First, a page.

But Jesus’ actions in the temple were deliberate and planned. Jesus fully intended that everyone know who he was and what he intended to do. It was the starting point in his ministry. One would think that Jesus meant for it to be a good start; when doing something monumental or seemingly important, you would like to do it in your home town or in a setting where you are the most comfortable. All you have to do is look at how those seeking to be president make their announcement; most times, it is in their hometown or at a place to which they have a connection.

Jesus was from Nazareth and so it was natural that he come to the temple where he grew up (note that those present knew who He was and who His father on earth was). It is hard to say whether Jesus knew what the reaction of those there that day would be; but the commentaries clearly suggest that He knew that any reaction would not be positive.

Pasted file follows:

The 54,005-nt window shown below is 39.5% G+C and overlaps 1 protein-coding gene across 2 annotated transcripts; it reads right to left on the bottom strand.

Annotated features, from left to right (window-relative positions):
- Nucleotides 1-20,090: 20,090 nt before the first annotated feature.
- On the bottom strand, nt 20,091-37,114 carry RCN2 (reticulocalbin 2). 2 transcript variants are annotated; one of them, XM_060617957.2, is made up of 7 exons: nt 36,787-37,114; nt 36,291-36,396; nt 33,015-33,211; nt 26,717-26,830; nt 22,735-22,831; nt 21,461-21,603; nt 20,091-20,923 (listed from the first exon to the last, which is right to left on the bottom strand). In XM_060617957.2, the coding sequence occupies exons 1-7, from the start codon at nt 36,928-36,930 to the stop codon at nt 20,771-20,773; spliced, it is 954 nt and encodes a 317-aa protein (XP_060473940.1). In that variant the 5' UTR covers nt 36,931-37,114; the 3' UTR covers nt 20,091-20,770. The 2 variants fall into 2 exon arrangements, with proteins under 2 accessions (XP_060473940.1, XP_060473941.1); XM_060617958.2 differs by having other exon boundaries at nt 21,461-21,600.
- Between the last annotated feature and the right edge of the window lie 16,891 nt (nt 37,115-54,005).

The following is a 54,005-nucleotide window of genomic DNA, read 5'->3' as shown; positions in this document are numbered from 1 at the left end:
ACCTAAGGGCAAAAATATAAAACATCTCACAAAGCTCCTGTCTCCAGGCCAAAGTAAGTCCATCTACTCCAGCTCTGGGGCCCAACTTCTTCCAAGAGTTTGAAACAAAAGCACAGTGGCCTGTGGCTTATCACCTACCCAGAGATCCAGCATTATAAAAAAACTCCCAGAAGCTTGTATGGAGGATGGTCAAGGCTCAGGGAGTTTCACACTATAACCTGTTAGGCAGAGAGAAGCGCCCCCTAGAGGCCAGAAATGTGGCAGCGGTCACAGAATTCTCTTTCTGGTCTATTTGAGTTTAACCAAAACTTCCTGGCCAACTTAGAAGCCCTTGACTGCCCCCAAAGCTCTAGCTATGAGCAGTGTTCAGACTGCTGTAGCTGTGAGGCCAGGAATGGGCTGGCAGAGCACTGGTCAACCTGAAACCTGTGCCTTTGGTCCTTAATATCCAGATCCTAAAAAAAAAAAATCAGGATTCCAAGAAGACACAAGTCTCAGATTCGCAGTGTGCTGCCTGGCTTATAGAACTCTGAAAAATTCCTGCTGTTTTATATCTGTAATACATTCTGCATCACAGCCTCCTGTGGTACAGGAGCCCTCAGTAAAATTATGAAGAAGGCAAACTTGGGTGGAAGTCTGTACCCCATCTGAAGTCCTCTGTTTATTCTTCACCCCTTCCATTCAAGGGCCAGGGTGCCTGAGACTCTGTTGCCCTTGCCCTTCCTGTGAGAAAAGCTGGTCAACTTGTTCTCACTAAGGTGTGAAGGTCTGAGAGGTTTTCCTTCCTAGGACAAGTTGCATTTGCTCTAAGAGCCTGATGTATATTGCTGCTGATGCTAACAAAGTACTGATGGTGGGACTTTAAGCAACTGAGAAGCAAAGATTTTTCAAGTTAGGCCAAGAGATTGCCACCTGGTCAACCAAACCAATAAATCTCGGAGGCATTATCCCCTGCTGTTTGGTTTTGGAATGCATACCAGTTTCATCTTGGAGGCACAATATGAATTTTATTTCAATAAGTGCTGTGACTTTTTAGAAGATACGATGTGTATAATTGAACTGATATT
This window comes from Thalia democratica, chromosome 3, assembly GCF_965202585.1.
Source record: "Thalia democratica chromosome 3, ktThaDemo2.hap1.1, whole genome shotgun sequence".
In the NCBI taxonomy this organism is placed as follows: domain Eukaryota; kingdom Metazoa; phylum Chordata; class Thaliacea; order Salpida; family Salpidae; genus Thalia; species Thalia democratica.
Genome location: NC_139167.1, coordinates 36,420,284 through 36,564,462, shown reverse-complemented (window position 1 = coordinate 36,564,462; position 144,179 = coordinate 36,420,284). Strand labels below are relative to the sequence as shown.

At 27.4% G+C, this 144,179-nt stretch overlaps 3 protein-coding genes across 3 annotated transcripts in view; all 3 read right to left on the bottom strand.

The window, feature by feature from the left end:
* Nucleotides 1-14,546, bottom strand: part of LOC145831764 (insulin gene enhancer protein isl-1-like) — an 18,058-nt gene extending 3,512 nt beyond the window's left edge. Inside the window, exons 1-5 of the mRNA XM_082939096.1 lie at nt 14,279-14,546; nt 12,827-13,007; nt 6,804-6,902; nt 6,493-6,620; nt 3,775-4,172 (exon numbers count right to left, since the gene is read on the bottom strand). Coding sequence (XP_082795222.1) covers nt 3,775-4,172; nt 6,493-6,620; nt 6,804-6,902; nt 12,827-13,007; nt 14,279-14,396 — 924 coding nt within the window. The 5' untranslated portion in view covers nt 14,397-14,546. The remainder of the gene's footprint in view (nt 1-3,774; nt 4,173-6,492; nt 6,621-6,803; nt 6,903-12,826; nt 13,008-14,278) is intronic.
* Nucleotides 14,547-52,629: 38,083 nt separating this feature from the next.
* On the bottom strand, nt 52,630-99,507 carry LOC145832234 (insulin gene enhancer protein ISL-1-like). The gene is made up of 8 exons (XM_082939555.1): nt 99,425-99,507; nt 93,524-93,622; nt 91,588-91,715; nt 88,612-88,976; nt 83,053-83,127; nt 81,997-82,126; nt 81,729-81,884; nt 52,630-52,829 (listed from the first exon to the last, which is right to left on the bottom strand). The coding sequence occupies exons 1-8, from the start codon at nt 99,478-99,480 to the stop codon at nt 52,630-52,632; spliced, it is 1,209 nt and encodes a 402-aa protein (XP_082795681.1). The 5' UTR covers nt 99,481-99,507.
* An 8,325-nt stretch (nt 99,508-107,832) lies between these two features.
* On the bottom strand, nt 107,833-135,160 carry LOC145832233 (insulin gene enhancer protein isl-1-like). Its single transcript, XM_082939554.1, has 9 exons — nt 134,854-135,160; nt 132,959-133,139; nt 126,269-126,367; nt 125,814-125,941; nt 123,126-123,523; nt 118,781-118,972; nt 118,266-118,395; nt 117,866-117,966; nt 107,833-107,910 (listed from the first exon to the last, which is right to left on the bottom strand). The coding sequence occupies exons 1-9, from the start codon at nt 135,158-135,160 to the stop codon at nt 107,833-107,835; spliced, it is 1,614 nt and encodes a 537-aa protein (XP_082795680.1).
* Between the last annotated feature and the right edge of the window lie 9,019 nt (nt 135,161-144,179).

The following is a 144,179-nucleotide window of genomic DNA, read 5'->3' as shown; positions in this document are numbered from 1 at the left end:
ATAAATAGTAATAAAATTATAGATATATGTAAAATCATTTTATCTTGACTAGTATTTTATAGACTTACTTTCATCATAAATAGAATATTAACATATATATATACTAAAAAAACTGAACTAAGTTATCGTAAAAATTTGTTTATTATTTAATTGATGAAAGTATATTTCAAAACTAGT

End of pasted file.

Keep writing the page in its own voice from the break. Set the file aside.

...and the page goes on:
From the establishment point of view, Jesus did not have the qualifications to be a prophet, let alone be the Messiah. And as time went by, Jesus actions and violation of one Jewish law after another convinced the powers that be that Jesus was an imposter and charlatan.

The reaction of Jesus’ announcement that His ministry was a fulfillment of the law was an interesting one. For the most part, it was a reaction that we might find amongst the populace of today. We react to any overtly Christian message with skepticism and disdain. Why should we think that those hearing the first message of redemption through salvation should react any differently?